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When Health Coverage Doesn't Hold Up

As more Americans are unable to get health insurance through their work, they often turn to the individual insurance market. Last night we told you how difficult it can be to get individual insurance, with companies turning down people with the most minor of medical problems. CBS News chief investigative correspondent Armen Keteyian takes a closer look at what happens when some people who actually have individual insurance try to collect on an expensive claim.

Walking along a stretch of road last summer, 54-year-old Tod Smith felt an intense burning in his chest and tightness in his arm — signs of a heart attack he never saw coming.

"I was in good health," Smith said. "No major health problems or conditions."

For Smith, an illustrator of children's books, his heart attack was the first shock. The second: more than $40,000 in medical bills his insurance company refused to cover — after he figured the company, Assurant, would pay.

"I certainly figured that a heart attack was a catastrophic event. So I figured I was covered," Smith said.

A two-month CBS News investigation of the individual insurance market found that Smith's experience was far from unique. Because it was expensive, his claim was investigated for fraud by Assurant Health, his insurance company.

After examining his medical records, the company refused to pay based on a 3-year old-reference to an "angina episode." Assurant said those words proved his condition was pre-existing, despite the fact that follow-up tests in the same file diagnose his "episode" as a case of acid reflux and ruled out a heart condition.

"The claim about these pre-existing conditions was absolutely preposterous," Connecticut Attorney General Richard Blumenthal said.

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Watch Keteyian's interview with Maria Locker, who was given the health-care run-around when diagnosed with lymphoma

Blumenthal's office has investigated dozens of the more than 500 complaints nationwide against Assurant, a Milwaukee-based company that specializes in individual policies. Blumenthal charges Assurant has a pattern of "bad faith" when it comes to its customers.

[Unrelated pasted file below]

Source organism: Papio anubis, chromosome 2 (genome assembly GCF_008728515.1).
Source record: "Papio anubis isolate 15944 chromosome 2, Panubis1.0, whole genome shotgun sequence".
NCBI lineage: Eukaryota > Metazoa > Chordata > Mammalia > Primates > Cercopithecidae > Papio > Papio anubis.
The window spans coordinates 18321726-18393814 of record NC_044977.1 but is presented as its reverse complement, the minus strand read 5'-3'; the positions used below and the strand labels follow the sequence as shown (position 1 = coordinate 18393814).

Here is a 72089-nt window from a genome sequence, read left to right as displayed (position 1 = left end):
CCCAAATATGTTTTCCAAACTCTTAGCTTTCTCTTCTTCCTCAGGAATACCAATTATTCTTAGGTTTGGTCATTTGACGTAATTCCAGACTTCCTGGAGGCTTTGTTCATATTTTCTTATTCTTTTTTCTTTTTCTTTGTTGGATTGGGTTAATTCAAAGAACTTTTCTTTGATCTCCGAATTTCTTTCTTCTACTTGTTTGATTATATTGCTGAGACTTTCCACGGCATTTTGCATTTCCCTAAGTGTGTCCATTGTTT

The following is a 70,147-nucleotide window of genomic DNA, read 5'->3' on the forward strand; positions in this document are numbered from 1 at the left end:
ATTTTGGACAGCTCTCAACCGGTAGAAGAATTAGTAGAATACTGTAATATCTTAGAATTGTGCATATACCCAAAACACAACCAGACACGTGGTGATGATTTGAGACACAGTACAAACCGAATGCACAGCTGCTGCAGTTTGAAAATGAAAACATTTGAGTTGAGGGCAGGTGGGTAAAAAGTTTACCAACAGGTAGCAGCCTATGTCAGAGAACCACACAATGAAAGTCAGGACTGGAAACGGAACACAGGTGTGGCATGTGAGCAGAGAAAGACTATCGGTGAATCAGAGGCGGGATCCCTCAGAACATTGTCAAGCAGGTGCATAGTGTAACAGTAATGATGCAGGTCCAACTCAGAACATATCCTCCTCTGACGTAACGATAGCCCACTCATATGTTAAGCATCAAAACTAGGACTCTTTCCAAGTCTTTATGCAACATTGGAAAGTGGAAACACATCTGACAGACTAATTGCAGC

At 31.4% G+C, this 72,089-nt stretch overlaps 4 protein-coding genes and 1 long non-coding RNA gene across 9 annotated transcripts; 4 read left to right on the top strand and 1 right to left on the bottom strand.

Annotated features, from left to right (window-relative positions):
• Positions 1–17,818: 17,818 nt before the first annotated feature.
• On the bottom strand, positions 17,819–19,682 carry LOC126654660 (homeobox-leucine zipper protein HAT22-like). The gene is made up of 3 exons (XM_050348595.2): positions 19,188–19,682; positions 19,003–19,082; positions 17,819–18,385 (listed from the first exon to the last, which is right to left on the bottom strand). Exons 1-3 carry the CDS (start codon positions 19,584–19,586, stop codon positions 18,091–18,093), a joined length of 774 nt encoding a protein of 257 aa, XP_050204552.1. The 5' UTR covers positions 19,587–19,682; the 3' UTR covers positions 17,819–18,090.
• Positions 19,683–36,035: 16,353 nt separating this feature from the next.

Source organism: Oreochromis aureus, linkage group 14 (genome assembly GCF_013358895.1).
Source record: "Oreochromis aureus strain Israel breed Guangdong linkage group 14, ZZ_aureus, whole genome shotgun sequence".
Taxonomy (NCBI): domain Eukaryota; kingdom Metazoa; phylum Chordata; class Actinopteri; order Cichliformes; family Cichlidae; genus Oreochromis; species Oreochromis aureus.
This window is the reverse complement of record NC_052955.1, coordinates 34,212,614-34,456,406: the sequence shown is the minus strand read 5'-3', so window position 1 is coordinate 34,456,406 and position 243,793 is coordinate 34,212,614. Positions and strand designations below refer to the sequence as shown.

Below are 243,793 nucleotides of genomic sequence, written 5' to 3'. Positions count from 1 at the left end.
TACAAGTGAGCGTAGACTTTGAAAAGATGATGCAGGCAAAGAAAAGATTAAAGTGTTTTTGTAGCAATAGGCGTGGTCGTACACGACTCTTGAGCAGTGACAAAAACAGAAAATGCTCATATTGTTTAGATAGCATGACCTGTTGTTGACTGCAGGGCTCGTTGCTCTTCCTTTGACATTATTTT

"What this company did was create the illusion of coverage, when in reality, it would challenge almost any expensive procedure as a pre-existing condition," he said.

CBS' investigation of Assurant found a pattern of questionably denied claims and cancelled policies — and what a South Carolina judge called a culture of "secrecy, concealment … and shredded documents."

A video deposition from another court case describes what may have been cash incentives to the company's medical director to deny claims after the fact.

Diane Winkowski, a former unit supervisor of Assurant, said she was part of a unit at Assurant that searched for reasons not to pay claims. She told us she quit because, she believed, many of the investigations were unfounded — and unjust.

"A lot of time we felt that we had it all, and to try and keep looking was frustrating," she said.

Assurant refused to discuss its denials of claims on camera, but it issued a statement saying it continually evaluates its claims process "to ensure it is fair, equitable and consistent with state laws and industry standards."

However, at least 15 states have investigated Assurant's practices, forcing the company to pay millions of dollars in fines. The company now faces dozens of customer lawsuits, with another on the way — from Tod Smith.

"It's about money," Smith said. "That's the bottom line."

Smith hopes his legal action will cover that $40,000 bill he felt assured his insurance company would pay.

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